The FBI believes a Chinese scientist accused of visa fraud for concealing her connections to her country’s military has been hiding out in China’s consulate in San Francisco, according to reports.
Juan Tang, who worked at University of California, Davis, allegedly claimed on her non-immigrant visa application that she had not served in the Chinese military, but FBI agents discovered images of her in uniform, Reuters reported.
Investigators later found that she had worked as a researcher at China’s Air Force Military Medical University.
On June 20, the feds questioned Tang, who said she had not served in the Chinese armed forces and was not a member of the Communist Party, according to a US District Court filing in San Francisco on Monday.
“Tang denied serving in the Chinese military, claimed she did not know the meaning of the insignia on her uniform, and that wearing a military uniform was required for attendance at FMMU because it was a military school,” US attorneys wrote, CNN reported.
“The FBI assesses that, at some point following the search and interview of Tang on June 20, 2020, Tang went to the Chinese Consulate in San Francisco, where the FBI assesses she has remained,” prosecutors wrote.
Tang, whose research focuses on biology, was charged with visa fraud on June 26.
US authorities cannot enter a foreign embassy or consulate unless invited, and certain top foreign officials have diplomatic immunity.
Several other Chinese scientists in the US also were named in the criminal complaint, according to CNN.
Prosecutors claim they are part of a “program conducted by the (Chinese People’s Liberation Army) — and specifically, FMMU or associated institutions — to send military scientists to the United States on false pretenses with false covers or false statements about their true employment.”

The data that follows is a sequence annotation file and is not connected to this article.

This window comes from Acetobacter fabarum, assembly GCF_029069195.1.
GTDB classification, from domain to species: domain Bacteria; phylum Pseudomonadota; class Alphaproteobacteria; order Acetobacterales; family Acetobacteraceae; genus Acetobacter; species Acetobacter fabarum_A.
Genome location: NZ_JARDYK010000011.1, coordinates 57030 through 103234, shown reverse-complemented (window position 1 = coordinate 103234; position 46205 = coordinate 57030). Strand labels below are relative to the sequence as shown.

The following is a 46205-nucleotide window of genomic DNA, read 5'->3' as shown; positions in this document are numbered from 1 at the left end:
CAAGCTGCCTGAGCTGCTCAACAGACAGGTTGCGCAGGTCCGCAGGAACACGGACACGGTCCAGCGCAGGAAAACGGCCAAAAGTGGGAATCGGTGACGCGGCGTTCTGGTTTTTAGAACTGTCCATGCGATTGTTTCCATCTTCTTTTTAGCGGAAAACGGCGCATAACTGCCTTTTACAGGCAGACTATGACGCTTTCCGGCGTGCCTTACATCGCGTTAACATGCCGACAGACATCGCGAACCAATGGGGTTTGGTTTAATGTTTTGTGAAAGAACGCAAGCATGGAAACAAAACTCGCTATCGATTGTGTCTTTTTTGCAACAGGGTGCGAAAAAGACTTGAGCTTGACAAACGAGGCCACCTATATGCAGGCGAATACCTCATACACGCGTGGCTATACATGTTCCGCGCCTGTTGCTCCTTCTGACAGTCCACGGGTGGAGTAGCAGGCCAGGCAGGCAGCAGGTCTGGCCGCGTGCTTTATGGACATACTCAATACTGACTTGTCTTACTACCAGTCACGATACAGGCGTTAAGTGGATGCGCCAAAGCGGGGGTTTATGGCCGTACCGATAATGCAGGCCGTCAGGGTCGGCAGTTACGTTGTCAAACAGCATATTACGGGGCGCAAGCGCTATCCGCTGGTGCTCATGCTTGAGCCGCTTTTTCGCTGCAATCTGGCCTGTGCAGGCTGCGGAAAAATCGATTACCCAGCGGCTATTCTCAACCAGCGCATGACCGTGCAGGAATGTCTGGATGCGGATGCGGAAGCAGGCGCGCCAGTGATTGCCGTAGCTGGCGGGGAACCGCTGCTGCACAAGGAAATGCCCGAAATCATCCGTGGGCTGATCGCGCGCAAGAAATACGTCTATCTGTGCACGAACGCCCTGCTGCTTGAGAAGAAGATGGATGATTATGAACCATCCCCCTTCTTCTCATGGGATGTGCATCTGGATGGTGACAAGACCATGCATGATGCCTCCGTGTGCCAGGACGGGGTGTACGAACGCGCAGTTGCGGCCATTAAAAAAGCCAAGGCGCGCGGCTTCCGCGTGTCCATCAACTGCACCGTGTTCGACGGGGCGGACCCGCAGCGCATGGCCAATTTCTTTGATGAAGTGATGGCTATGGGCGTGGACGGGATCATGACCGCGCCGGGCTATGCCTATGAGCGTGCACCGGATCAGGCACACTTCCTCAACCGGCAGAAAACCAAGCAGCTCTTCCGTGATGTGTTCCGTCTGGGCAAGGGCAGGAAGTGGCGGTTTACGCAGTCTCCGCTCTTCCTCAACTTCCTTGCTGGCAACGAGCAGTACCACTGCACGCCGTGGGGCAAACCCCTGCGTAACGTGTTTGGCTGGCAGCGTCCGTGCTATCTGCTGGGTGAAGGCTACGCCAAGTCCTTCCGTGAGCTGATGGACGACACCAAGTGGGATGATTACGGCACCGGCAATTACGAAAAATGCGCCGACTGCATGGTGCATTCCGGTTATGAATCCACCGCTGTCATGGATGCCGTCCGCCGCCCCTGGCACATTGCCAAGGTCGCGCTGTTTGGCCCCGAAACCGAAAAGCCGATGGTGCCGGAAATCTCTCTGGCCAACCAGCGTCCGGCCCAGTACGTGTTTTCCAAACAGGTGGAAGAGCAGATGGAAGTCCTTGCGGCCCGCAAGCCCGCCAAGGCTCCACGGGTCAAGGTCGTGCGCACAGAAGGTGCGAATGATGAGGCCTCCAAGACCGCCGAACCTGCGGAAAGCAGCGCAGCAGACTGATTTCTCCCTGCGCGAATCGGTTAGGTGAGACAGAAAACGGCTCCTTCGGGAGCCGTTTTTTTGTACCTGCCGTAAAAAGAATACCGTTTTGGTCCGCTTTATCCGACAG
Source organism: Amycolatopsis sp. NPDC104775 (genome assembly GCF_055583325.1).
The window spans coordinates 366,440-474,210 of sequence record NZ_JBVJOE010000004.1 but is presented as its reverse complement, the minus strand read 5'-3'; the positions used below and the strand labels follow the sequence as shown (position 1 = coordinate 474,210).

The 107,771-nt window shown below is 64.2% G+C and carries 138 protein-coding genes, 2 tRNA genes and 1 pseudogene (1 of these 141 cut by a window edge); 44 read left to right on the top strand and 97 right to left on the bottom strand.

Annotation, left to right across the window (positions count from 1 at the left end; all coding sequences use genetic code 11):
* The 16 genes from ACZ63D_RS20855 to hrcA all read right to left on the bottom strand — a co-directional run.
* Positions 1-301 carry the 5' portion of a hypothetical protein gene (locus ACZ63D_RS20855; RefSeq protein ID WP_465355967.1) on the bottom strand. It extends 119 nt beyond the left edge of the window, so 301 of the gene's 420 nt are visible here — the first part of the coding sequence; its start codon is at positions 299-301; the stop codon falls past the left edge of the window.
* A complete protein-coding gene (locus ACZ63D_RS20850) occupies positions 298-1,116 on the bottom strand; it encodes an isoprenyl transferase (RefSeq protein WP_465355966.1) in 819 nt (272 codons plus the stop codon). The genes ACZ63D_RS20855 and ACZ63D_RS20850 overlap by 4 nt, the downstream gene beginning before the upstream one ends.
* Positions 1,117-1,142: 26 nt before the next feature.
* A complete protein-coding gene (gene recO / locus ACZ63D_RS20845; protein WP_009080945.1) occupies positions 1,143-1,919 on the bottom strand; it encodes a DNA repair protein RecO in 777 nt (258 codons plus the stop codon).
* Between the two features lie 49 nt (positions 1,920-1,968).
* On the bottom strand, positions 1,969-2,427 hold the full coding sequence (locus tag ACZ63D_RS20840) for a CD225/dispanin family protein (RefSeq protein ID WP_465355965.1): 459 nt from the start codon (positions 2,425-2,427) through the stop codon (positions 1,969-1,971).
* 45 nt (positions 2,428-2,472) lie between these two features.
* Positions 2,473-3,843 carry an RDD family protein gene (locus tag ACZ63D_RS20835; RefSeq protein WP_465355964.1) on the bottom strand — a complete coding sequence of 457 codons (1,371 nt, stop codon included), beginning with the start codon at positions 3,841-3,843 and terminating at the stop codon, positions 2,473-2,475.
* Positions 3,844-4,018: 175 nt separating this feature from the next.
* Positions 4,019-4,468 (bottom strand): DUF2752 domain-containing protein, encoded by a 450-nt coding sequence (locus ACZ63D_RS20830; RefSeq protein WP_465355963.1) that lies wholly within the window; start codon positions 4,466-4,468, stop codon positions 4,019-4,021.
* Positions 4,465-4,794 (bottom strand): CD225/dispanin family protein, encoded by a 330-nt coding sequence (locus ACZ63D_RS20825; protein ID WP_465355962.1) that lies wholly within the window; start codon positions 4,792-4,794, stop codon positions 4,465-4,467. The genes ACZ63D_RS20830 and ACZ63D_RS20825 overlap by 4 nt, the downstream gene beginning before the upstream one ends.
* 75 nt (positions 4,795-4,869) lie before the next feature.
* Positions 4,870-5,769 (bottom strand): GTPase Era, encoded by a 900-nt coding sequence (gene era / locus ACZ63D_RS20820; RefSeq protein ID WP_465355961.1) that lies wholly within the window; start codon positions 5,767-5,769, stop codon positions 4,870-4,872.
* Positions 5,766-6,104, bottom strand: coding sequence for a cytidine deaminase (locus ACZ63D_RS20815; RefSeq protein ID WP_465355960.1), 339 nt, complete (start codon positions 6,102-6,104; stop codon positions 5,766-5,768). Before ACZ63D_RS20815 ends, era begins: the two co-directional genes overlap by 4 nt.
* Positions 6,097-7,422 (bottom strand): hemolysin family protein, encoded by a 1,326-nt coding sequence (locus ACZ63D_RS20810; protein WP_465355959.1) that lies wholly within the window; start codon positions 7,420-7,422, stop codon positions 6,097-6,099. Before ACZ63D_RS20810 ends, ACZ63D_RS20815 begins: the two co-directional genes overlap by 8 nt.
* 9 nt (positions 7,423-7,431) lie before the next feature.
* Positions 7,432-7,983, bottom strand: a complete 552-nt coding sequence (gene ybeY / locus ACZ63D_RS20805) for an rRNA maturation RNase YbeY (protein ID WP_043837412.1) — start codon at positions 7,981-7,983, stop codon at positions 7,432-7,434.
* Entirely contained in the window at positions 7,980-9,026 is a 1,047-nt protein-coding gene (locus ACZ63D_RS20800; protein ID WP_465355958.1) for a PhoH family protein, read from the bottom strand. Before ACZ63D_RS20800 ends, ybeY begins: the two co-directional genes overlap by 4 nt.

They added: “There exists evidence in at least one of these cases of a military scientist copying or stealing information from American institutions at the direction of military superiors in China.”
The prosecutors said there is also evidence of Beijing “instructing these individuals to destroy evidence and in coordinating efforts regarding the departure of these individuals from the United States, particularly following the charges filed against Xin Wang in this district on June 7, 2020.”
Xin was charged with visa fraud after trying to fly to China from Los Angeles, CNN reported. A Chinese Foreign Ministry spokeswoman called it “blatant political persecution.”
CNN said it has sought comment from the US State Department, the Justice Department, the FBI, and China’s Ministry of Foreign Affairs.
Prosecutors also have argued against bail for another Chinese researcher, Chen Song, who also was charged with visa fraud, Reuters reported. Song conducted neurological research at Stanford University, court filings show.
The filings come amid mounting tensions between Washington and Beijing, and increased scrutiny over possible economic espionage by Chinese nationals working in the U.S.
The feds also have long warned universities about the risk of intellectual property theft by foreign researchers.
On Wednesday, the US State Department ordered China to close its consulate in Houston in a move officials said was made to protect US intellectual property and “private information.”
A day earlier, the Justice Department charged two Chinese citizens for trying to steal trade secrets by hacking into companies working on a coronavirus vaccine.
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